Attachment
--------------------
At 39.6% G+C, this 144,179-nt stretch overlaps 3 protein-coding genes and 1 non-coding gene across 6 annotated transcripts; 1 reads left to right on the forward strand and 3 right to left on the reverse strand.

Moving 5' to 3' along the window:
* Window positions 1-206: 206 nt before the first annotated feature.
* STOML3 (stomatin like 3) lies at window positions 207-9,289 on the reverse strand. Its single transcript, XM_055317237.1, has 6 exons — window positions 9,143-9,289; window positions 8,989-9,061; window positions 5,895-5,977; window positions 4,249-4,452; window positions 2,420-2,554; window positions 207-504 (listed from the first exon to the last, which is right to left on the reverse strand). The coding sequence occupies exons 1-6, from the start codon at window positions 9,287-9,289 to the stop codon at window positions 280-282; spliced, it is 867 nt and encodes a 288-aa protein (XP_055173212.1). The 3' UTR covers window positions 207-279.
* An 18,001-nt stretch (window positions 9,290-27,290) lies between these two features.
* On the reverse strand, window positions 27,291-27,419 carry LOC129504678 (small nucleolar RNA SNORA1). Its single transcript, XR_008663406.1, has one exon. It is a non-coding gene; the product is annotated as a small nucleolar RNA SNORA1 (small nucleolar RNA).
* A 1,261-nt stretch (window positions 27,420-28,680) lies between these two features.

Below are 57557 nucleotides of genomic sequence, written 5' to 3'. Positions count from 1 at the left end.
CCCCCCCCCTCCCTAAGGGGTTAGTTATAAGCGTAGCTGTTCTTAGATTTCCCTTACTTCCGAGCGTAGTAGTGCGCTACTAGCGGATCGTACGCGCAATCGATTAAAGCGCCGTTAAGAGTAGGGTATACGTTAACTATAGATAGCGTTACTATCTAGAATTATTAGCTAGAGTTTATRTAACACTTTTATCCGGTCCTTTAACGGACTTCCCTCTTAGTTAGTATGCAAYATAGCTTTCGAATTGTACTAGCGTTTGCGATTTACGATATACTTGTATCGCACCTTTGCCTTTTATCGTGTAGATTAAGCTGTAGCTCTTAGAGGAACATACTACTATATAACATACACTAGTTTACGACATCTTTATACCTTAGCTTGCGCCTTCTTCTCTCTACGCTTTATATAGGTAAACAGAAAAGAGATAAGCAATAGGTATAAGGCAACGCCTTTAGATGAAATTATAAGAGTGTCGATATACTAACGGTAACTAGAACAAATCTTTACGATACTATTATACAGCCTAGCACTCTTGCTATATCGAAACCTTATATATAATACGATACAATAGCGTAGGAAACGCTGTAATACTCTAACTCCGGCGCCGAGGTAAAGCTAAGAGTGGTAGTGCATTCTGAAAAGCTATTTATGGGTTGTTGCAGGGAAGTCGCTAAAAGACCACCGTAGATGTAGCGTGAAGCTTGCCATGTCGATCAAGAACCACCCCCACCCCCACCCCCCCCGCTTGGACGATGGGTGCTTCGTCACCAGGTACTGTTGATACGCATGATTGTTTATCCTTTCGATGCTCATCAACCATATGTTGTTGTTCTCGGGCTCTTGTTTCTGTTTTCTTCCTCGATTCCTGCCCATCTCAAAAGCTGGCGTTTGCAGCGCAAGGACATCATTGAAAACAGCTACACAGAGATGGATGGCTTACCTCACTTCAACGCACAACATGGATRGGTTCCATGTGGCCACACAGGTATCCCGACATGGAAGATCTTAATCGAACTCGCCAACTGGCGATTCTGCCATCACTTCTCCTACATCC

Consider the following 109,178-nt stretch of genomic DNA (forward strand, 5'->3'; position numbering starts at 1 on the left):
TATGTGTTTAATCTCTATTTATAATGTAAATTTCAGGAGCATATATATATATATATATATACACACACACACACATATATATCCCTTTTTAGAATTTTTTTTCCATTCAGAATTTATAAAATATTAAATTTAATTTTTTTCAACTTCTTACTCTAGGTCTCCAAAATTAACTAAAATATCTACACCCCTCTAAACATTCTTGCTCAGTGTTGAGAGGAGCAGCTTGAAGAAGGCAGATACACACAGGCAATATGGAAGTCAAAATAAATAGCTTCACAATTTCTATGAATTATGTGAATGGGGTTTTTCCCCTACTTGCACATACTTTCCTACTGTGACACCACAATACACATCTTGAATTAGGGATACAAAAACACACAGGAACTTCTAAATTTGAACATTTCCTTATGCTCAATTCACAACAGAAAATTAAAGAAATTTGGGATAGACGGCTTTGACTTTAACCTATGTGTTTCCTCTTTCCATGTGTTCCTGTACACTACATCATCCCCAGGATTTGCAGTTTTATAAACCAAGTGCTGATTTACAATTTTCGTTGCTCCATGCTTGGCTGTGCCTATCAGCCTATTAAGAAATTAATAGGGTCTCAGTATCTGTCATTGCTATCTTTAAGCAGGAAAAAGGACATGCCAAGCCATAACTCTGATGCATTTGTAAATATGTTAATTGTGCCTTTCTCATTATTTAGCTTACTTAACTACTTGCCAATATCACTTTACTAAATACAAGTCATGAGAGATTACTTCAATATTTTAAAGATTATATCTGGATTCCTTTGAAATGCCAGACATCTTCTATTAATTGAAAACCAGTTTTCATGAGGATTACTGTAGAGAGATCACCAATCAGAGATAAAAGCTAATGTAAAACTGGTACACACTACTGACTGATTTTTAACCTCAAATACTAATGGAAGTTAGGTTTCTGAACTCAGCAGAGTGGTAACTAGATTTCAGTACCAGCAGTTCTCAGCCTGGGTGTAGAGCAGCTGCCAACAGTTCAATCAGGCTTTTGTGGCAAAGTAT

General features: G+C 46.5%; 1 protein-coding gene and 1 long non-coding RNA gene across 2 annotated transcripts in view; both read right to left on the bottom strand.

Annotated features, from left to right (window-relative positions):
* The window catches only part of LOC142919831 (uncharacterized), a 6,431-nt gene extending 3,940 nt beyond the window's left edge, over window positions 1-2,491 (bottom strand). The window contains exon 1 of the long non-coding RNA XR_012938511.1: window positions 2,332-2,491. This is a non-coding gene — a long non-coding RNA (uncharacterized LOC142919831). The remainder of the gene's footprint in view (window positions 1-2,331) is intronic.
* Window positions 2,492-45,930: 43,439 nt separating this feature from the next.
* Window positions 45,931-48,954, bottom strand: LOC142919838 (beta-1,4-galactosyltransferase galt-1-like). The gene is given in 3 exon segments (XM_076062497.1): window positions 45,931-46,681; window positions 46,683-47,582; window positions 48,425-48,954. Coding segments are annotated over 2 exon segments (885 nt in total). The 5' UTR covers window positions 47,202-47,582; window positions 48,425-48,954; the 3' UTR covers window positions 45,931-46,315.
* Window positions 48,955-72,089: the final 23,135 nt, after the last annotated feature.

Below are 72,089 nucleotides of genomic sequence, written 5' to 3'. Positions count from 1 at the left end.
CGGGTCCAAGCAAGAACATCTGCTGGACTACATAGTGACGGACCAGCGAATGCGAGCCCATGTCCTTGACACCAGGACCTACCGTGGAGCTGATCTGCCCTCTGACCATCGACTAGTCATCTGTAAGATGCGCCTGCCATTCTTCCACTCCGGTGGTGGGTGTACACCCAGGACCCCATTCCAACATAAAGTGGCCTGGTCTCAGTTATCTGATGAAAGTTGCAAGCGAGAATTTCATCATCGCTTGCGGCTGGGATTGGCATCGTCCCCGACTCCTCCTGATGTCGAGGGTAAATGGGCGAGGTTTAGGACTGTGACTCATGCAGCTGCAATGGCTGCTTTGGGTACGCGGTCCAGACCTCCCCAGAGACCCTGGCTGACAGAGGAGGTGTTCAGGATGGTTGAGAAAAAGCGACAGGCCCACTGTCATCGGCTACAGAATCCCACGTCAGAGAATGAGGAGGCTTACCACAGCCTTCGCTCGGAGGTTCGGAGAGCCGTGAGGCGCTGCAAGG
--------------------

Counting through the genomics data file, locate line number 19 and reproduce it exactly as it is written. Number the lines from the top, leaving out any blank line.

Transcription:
CGGGTCCAAGCAAGAACATCTGCTGGACTACATAGTGACGGACCAGCGAATGCGAGCCCATGTCCTTGACACCAGGACCTACCGTGGAGCTGATCTGCCCTCTGACCATCGACTAGTCATCTGTAAGATGCGCCTGCCATTCTTCCACTCCGGTGGTGGGTGTACACCCAGGACCCCATTCCAACATAAAGTGGCCTGGTCTCAGTTATCTGATGAAAGTTGCAAGCGAGAATTTCATCATCGCTTGCGGCTGGGATTGGCATCGTCCCCGACTCCTCCTGATGTCGAGGGTAAATGGGCGAGGTTTAGGACTGTGACTCATGCAGCTGCAATGGCTGCTTTGGGTACGCGGTCCAGACCTCCCCAGAGACCCTGGCTGACAGAGGAGGTGTTCAGGATGGTTGAGAAAAAGCGACAGGCCCACTGTCATCGGCTACAGAATCCCACGTCAGAGAATGAGGAGGCTTACCACAGCCTTCGCTCGGAGGTTCGGAGAGCCGTGAGGCGCTGCAAGG